• September 2, 2014 7:11 am

      Yes, I’ve heard the idea that aliens may have a different mathematics: e.g. someone considered that hypothetical kinds of aliens that lived in the atmosphere of a gas giant (were such things possible), may not develop a notion of “number” as such, but instead their maths would look primarily more like topology, because the notion of “number” comes from having discrete objects you can put together and assort, whereas in the atmosphere of a gas giant you would not have that. An alien civilization living in the ocean might also develop different mathematics, e.g. they may find fluid physics to be more important and so would develop mathematics and metaphors conducive to describing that first. And also, as you mention, the culture plays a role too, e.g. formal proof only appeared in Greece, I believe, whereas other human cultures did not use it (but despite this were nevertheless able to produce some interesting and sophisticated mathematics of their own, like India).

      What I think with regards to mathematics is that the axioms are invented, but the truths, e.g. if you assume this you get that, aren’t. But that doesn’t mean an alien will assume the same mathematics as us due to its different development. Likely, an alien won’t even THINK the same way we do, for its brains (or whatever) will have evolved along a fundamentally different evolutionary route. That would certainly frustrate any attempts to “communicate” with aliens.

      What do you think is a non-“cowardly” attitude? Can you accept that, say, the Cantor’s infinity does not “exist physically”, yet still consider it a legitimate mental exercise? Or do these people you talk to actually believe the Cantor infinity exists “physically”? What exactly did you say to them? That it’s “just” a mental construct and not a physical reality?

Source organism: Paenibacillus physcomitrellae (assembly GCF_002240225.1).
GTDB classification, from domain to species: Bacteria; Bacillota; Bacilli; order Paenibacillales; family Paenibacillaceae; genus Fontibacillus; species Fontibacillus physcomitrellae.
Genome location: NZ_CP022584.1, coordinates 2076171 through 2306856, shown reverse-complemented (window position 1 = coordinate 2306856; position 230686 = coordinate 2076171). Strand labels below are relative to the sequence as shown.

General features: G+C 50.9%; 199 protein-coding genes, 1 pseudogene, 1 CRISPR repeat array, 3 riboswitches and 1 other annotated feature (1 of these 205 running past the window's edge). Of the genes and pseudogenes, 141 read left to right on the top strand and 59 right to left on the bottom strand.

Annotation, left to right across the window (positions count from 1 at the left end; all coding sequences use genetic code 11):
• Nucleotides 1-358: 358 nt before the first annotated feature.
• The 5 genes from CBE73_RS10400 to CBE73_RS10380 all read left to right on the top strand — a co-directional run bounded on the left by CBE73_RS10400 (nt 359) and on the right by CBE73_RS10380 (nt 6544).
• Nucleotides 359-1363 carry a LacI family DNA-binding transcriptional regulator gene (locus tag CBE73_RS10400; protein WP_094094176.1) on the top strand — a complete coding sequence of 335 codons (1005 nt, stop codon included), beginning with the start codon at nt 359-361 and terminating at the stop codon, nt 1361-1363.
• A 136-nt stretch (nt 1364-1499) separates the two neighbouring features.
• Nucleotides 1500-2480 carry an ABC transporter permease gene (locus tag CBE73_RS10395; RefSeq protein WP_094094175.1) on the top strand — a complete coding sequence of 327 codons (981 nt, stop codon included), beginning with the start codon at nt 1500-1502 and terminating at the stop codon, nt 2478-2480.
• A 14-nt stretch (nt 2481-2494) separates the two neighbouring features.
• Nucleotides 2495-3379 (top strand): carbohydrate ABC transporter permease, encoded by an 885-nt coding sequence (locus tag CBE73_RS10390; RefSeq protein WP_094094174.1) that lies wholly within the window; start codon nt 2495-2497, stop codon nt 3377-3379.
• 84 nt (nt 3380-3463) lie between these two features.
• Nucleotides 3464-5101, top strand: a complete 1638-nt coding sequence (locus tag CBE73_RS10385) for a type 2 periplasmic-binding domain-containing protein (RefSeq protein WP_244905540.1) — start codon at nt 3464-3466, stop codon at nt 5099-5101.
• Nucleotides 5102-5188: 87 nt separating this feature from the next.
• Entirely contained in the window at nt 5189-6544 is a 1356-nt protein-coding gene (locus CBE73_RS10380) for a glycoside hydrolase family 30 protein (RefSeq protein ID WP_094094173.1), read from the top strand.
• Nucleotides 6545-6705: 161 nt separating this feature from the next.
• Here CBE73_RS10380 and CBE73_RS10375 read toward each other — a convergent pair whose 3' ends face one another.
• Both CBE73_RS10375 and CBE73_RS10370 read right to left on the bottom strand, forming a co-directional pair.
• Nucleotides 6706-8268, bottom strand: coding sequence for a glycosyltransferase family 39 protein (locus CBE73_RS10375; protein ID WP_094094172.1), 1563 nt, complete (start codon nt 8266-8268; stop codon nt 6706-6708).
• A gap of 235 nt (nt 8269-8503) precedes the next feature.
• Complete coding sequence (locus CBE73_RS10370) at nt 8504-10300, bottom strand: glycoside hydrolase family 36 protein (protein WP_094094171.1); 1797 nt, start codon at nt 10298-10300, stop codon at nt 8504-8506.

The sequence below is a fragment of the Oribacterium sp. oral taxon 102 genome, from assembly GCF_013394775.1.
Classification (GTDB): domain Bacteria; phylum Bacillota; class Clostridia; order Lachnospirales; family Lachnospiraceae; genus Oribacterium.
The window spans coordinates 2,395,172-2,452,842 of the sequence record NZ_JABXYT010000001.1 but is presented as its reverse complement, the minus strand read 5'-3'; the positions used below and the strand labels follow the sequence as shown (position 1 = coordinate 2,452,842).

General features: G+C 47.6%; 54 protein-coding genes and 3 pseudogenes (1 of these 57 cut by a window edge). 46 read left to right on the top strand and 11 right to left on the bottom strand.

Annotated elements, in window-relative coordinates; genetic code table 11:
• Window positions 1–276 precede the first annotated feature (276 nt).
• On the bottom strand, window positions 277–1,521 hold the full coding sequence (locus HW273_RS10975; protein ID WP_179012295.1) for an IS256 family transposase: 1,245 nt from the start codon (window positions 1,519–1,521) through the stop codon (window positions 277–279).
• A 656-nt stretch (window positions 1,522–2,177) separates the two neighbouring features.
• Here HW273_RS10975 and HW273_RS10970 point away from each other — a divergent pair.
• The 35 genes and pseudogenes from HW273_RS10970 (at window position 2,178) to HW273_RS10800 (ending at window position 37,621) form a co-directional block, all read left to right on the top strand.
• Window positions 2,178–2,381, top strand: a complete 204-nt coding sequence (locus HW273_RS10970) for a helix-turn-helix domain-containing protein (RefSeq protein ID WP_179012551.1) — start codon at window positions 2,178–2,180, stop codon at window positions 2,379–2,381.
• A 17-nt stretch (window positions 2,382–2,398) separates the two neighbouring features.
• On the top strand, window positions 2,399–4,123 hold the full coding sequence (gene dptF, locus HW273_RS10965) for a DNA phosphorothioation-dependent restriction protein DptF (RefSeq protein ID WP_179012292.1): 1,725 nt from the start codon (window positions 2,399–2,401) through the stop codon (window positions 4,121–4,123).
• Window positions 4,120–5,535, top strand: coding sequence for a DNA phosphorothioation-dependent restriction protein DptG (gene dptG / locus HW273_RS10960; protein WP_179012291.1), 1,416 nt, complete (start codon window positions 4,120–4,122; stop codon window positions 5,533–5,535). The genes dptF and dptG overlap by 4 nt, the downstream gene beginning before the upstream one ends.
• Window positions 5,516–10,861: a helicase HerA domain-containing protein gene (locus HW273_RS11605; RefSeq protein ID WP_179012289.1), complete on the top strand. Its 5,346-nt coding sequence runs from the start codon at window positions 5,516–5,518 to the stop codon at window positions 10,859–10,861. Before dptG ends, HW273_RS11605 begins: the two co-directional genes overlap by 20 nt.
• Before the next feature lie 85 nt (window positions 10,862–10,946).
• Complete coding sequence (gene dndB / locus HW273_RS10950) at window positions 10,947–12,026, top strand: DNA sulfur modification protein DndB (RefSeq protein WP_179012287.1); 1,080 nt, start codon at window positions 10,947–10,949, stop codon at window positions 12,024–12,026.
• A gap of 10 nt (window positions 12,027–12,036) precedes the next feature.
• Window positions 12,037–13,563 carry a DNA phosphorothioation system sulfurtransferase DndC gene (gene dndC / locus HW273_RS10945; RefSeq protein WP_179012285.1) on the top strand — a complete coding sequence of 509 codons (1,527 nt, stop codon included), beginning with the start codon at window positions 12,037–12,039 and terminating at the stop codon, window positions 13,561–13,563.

Also, the question of whether or not “ordinary” infinity exists physically is unresolved: in particular, we cannot see whether the universe goes on beyond the cosmic horizon or not. It may or may not, we do not know. Yet, that doesn’t mean I cannot “believe” in such infinity as a useful construct, e.g. I can imagine taking a limit “as x goes to infinity” or “approaches infinitely close to some value”, and the entailed “complete” Cantor-Dedekind real numbers, as a mental construct, and use the mental construct as a model and reason from the model and get useful results, and also find it interesting to study the mathematics of the model itself in its own right.

      • Sebastian Hayes permalink*
        September 5, 2014 9:55 am

        Dear Mike, Yes, thanks for your very insightful comments. I will think a bit before I reply about Cantor’s theory. But, in brief I believe the infinite should be banished entirely from mathematics. Instead we could (and I sometimes do) use an arrow instructing the reader to “increase to any appropriate value” (or maybe decrease) : infinity is not a thing, not a reality, but essentially just an ‘operator’. “If there were no limits there would be nothing” as Parmnenides said. I believe that there is such a thing as the ‘parafinite’ if you like, but this is not amenable to mathematical/physical treatment and should be left to mystics : mathematics deals with the measurable or at least ‘conformable’ and should stick to this. Yes, we can talk about “going to the limit” but most readers even mathematical students do not realize that this limit is practically never attained, it is like an ideal gas, a useful concept but not a reality. In brief this is my position. I am an empiricist when it comes to mathematics and physics. SH